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Jatheesh Srikantharajah, Colin Ellard; How central and peripheral vision influence focal and ambient processing during scene viewing. Journal of Vision 2022;22(12):4. doi: https://doi.org/10.1167/jov.22.12.4.
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© ARVO (1962-2015); The Authors (2016-present)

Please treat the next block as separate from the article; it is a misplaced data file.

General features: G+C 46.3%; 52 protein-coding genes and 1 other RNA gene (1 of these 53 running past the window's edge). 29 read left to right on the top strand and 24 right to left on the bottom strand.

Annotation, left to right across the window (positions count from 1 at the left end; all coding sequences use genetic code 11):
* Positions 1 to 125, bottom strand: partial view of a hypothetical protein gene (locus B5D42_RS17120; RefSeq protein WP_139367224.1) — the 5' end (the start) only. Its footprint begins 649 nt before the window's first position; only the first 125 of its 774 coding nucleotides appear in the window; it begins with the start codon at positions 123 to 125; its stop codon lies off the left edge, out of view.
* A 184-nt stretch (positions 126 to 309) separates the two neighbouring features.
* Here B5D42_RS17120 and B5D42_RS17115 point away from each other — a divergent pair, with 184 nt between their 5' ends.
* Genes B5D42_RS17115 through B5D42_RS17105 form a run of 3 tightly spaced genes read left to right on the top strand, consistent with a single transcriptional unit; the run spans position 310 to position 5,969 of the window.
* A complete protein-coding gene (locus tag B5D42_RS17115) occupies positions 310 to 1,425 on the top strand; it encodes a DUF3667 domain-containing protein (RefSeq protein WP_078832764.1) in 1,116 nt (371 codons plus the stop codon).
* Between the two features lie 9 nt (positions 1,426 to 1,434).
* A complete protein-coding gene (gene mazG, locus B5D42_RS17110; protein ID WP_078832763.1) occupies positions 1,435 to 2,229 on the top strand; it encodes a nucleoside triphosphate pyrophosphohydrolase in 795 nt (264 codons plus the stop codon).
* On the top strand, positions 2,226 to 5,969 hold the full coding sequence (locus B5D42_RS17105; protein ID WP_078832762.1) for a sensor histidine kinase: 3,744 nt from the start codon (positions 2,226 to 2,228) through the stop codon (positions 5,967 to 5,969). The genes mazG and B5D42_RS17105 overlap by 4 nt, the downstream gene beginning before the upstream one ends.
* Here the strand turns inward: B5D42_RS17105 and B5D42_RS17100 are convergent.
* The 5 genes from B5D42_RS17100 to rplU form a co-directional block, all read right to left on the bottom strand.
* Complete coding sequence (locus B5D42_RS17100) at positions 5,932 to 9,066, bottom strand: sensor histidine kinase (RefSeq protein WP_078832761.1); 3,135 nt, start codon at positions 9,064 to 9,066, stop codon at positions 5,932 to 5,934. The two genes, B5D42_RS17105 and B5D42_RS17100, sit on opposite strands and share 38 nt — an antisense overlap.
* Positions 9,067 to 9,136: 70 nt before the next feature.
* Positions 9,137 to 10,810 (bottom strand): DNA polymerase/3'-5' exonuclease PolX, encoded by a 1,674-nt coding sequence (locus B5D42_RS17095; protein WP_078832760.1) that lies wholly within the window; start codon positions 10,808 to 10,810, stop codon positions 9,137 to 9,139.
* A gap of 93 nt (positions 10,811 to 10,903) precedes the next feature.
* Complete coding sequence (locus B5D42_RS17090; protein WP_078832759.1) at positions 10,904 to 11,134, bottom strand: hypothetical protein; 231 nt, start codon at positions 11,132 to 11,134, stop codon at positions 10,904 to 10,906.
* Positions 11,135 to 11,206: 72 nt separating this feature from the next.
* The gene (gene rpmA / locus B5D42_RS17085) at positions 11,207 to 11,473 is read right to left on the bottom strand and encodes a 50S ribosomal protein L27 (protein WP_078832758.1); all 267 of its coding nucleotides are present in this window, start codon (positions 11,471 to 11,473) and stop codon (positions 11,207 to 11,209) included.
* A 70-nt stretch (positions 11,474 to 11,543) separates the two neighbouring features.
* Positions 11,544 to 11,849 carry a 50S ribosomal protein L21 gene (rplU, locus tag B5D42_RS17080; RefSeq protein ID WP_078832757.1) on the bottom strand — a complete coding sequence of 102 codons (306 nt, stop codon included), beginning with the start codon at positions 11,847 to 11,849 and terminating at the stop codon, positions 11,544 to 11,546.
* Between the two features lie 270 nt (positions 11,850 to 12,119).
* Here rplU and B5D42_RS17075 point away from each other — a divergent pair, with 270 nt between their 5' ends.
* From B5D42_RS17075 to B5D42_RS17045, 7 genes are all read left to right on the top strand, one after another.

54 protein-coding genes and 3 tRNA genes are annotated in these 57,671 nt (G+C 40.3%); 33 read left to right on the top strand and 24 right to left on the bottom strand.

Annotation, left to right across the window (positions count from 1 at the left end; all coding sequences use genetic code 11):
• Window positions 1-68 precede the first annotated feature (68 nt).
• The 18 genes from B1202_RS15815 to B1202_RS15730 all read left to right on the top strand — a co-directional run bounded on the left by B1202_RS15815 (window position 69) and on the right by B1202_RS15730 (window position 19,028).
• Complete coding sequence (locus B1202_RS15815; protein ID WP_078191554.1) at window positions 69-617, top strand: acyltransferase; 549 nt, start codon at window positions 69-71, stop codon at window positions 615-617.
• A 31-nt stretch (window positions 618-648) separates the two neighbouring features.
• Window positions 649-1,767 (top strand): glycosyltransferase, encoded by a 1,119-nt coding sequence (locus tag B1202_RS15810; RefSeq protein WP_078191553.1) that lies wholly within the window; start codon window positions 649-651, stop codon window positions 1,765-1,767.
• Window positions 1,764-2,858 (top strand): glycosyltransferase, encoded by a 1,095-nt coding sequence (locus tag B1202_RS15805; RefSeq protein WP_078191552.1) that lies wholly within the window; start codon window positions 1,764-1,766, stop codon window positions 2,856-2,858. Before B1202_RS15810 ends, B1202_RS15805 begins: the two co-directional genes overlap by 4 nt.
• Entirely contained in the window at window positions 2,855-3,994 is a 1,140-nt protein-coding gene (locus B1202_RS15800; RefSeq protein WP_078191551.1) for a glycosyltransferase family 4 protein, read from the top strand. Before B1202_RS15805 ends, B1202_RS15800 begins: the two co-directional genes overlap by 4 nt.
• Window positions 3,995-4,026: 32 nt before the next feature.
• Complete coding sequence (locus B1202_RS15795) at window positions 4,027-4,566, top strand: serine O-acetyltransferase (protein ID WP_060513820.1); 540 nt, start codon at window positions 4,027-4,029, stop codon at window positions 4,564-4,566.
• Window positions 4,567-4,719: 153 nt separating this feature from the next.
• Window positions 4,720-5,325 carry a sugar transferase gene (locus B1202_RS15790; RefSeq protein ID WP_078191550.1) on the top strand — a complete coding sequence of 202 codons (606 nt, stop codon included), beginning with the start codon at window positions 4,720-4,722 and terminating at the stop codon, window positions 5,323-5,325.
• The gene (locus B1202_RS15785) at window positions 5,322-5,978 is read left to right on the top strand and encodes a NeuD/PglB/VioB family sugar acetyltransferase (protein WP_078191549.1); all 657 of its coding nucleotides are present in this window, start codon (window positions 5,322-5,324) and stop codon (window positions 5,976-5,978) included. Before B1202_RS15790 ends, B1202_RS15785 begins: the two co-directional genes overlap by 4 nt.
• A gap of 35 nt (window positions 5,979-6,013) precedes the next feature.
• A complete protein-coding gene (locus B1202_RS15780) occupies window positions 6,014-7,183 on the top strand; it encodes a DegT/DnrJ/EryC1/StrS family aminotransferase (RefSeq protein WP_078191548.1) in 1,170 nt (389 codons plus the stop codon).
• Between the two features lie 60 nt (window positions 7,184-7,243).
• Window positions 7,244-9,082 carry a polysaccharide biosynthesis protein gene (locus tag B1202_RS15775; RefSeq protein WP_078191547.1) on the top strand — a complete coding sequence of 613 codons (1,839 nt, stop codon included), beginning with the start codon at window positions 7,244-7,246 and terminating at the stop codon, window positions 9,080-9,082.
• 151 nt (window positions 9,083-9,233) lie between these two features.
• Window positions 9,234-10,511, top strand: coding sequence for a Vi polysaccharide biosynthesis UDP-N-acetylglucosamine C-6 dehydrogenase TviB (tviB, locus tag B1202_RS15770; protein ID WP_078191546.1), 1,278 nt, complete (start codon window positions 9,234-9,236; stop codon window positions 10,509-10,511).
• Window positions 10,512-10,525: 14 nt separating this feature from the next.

Central and peripheral vision carry out different functions during scene processing. The ambient mode of visual processing is more likely to involve peripheral visual processes, whereas the focal mode of visual processing is more likely to involve central visual processes. Although the ambient mode is responsible for navigating space and comprehending scene layout, the focal mode gathers detailed information as central vision is oriented to salient areas of the visual field. Previous work suggests that during the time course of scene viewing, there is a transition from ambient processing during the first few seconds to focal processing during later time intervals, characterized by longer fixations and shorter saccades. In this study, we identify the influence of central and peripheral vision on changes in eye movements and the transition from ambient to focal processing during the time course of scene processing. Using a gaze-contingent protocol, we restricted the visual field to central or peripheral vision while participants freely viewed scenes for 20 seconds. Results indicated that fixation durations are shorter when vision is restricted to central vision compared to normal vision. During late visual processing, fixations in peripheral vision were longer than those in central vision. We show that a transition from more ambient to more focal processing during scene viewing will occur even when vision is restricted to only central vision or peripheral vision.
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